Sustained neuroinflammation strongly contributes to the pathogenesis of pain. The clinical challenge of chronic pain relief has demonstrated a role for molecules including CCN3 and MMP-1 among others. It has recently been shown that CCN3 is a modulator of these inflammatory mediators in a preclinical model of persistent inflammatory pain. They showed that in this model that injury with neuroinflammation results in the downregulation of CCN3 in nerves. Intrathecal treatment specifically abolished the induction of MMP-2 and other modulators of inflammation and pain in rats. This inhibitory effect on MMP is associated with reduced pain on mechanical stimulation (NOV/CCN3 attenuates inflammatory pain through regulation of matrix metalloproteinases-2 and -9, Lara Kular, Cyril Rivat, Brigitte Lelongt, Claire Calmel, Maryvonne Laurent, Michel Pohl, Patrick Kitabgi, Stéphane Melik-Parsadaniantz and Cécile Martinerie. Journal of Neuroinflammation, 2012, 9:36). Accordingly, since CCNp peptides described herein have been demonstrated to mimic the ability of CCN3, and to reduce stimulated MMP production, then CCNp37 and CCnp38 and their variants can be used to treat neuroinflammation and pain. This could be further proven in two types of experiments the first in rats to which Freund's adjuvant (CFA) is given to induce a model of persistent inflammatory pain (same reference as above). CCNp37 and CCNp38 and combinations would then be administered intrathecally or other, beginning before the CFA, to show efficacy for prevention, or beginning after developed neuroinflammation to demonstrate efficacy of treatment. The second method would use cultured primary sensory neurons for in vitro experiments (same reference) and CCNp peptides tested to show an ability to block IL-1b- and TNF-a-induced MMP-2, MMP-9 and CCL2 expression, as a model for human neuroinflammation and pain.
As an additional aspect, the invention includes kits which comprise one or more pharmaceutical formulations for administration of CCN3 peptides to a patient packaged in a manner which facilitates their use for administration to subjects. In one embodiment, such a kit includes pharmaceutical formulation described herein (e.g., a composition comprising a CCN3 protein or a CCNp peptide), packaged in a container such as a sealed bottle or vessel, with a label affixed to the container or included in the package that describes use of the compound or composition in practicing the method. In one embodiment, the pharmaceutical formulation is packaged in the container such that the amount of headspace in the container (e.g., the amount of air between the liquid formulation and the top of the container) is very small. Preferably, the amount of headspace is negligible (i.e., almost none). In one embodiment, the kit contains a first container having the CCNp peptide composition and a second container having a physiologically acceptable reconstitution solution for the composition. In one aspect, the pharmaceutical formulation is packaged in a unit dosage form. The kit may further include a device suitable for administering the pharmaceutical formulation according to a specific route of administration. Preferably, the kit contains a label that describes use of the pharmaceutical formulations.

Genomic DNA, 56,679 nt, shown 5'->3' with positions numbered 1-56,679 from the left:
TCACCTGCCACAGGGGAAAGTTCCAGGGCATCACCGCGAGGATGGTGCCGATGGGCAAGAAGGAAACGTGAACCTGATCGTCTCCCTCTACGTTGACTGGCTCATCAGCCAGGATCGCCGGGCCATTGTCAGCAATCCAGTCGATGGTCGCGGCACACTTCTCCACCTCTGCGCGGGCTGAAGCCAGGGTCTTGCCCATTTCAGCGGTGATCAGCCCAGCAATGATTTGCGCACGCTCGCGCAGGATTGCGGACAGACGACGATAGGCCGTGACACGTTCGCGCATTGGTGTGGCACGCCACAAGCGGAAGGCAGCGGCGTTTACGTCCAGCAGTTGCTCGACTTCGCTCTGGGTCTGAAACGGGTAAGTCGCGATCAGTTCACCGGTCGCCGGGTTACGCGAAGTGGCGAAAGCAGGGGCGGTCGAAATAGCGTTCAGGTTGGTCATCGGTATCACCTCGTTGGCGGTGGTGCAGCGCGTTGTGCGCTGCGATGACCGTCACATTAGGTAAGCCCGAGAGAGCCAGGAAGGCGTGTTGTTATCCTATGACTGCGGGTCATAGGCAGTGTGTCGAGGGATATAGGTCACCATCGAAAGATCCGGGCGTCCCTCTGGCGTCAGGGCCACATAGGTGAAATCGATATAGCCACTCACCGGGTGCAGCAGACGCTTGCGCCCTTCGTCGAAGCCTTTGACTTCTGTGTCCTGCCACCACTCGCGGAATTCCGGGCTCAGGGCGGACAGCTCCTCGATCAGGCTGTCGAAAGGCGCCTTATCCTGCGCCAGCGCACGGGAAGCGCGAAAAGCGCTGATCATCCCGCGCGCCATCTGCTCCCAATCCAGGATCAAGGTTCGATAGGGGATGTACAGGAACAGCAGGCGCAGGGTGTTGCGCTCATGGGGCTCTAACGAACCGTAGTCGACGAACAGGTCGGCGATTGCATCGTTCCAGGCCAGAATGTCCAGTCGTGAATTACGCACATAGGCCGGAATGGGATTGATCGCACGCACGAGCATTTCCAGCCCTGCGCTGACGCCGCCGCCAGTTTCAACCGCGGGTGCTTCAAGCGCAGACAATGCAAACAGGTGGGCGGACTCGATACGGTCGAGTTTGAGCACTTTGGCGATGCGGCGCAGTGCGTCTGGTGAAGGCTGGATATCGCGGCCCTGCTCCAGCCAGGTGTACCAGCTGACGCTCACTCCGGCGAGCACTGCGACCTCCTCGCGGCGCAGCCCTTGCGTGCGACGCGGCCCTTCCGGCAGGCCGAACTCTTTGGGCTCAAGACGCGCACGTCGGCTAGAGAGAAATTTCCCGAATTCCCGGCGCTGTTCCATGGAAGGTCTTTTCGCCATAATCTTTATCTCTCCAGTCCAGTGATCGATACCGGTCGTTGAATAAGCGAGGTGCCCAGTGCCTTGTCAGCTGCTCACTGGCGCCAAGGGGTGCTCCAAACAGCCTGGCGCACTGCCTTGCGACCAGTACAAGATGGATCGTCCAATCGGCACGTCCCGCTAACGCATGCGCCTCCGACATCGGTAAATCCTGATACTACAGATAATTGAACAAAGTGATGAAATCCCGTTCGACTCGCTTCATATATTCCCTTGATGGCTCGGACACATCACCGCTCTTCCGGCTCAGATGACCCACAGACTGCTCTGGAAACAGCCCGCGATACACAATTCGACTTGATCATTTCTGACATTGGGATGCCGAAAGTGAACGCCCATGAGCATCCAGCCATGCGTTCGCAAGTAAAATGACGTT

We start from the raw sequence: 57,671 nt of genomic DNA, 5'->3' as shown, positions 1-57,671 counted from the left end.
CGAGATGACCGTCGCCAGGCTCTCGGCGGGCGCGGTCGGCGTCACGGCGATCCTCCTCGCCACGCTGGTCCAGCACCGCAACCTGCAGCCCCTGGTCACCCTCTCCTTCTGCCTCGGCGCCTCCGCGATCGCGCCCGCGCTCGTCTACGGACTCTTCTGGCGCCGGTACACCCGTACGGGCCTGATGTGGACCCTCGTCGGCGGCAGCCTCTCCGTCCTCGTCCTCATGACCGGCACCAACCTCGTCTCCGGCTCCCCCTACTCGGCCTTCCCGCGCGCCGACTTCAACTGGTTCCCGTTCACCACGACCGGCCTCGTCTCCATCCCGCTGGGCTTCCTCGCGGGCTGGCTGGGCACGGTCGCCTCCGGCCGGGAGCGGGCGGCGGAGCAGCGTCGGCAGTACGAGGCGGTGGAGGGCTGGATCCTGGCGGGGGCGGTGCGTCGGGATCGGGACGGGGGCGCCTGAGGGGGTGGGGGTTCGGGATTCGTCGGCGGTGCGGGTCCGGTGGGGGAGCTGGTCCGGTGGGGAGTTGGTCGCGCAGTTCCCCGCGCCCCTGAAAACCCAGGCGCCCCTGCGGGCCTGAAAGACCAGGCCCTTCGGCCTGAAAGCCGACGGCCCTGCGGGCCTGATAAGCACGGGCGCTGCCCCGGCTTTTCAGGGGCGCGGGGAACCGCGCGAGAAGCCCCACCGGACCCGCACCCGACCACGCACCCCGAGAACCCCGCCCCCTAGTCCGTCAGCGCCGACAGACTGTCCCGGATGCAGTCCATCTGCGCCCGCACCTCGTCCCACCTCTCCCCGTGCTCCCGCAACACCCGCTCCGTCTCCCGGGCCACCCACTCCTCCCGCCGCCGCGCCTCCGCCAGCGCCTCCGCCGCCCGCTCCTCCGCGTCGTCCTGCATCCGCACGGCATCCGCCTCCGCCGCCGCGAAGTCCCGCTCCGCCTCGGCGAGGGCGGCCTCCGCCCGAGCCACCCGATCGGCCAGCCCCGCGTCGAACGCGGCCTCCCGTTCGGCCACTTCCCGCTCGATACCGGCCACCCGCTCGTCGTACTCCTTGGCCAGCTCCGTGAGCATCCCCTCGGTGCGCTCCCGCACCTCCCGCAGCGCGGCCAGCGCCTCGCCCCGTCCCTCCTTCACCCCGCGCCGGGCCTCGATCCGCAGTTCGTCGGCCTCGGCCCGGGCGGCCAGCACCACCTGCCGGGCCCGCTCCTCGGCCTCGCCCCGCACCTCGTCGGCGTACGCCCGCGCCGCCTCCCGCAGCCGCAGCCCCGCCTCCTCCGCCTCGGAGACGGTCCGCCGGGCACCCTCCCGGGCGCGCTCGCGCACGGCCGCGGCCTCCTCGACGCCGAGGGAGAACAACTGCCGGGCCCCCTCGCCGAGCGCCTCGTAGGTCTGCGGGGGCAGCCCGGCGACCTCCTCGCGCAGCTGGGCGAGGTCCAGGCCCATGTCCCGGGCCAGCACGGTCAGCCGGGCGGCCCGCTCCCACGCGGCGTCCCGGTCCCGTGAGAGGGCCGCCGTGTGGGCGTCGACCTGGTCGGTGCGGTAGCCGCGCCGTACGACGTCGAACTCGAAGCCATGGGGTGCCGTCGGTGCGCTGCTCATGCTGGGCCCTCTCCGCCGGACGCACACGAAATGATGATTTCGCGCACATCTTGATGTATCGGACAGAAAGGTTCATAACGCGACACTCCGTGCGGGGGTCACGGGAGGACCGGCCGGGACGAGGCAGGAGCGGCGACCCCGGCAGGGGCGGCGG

The present invention further provides administering the CCNp peptides to a human subject through a route of administration including intravenous, intramuscular, nasal, topical, vaginal, anal, transdermal, inhalation, oral, bucal, intraperitoneal, intraosseous and combinations of the same. The transdermal route of administration includes transdermal patch or transdermal electrophoresis. It should also be understood that the CCNp peptide can be modified by attaching a carrier molecule or entity, as is well known in the art, to protect the peptide from degradation, to target the peptide to a desired location in the human, and to control the rate of delivery. Suitable carrier molecules include, but are not limited to, glycol groups, polyethylene glycol (PEG), proteins, including serum proteins. The present invention contemplates using excipients that are used in the pharmaceutical industry for the prescribed routes of delivery set forth above. The present invention contemplates modifying the CCN3 peptide to increase its stability, shelf life, half-life in vivo, targeting within the body, to improve its attachment to a cell of interest or entry into the cell of interest.
In one preferred form of the invention, the CCNp peptides can be used in stem cell treatment formulations by adding the peptides to cord blood, or bone marrow isolates to generate therapeutic stem cells ex vivo. Also, it could be speculated that such treatment in vivo might enhance the activity of naturally occurring stem cells, for better recovery from serious injury including ischemic heart disease, fibrosis, heart and liver failure among others. Hematopoietic stem cells (HSC) would be obtained from a patient (or donor) e.g., including bone marrow, peripheral blood, and umbilical cord blood cells, including autologous (marrow or PBSC) or allogeneic (HLA-matched related [MRD], HLA-matched unrelated [MUD], mismatched related or unrelated donors, and umbilical cord blood [UCB] or form an established stem cell line). These stem cells would then be incubated for a period of time in the presence of CCN3 or CCNp peptides, described herein, to allow growth (expansion of numbers) and/or differentiation to the needed cell type or form. The conditioned stem cell would then be delivered to a patient, e.g., IV or other route of administration described herein, with a given pathology including but not limited to fibrosis, cancer, multiple sclerosis, cystic fibrosis in order to target to the site of injury and pathology. The conditioned stem cells would serve to: 1) replace specifically injured or dead cells at the site of pathology (e.g. cardiac muscle cells, kidney mesangial cells, liver stellate cells) and 2) to provide accessory cells differentiated and capable of releasing cytokines and other factors necessary for repair or replacement.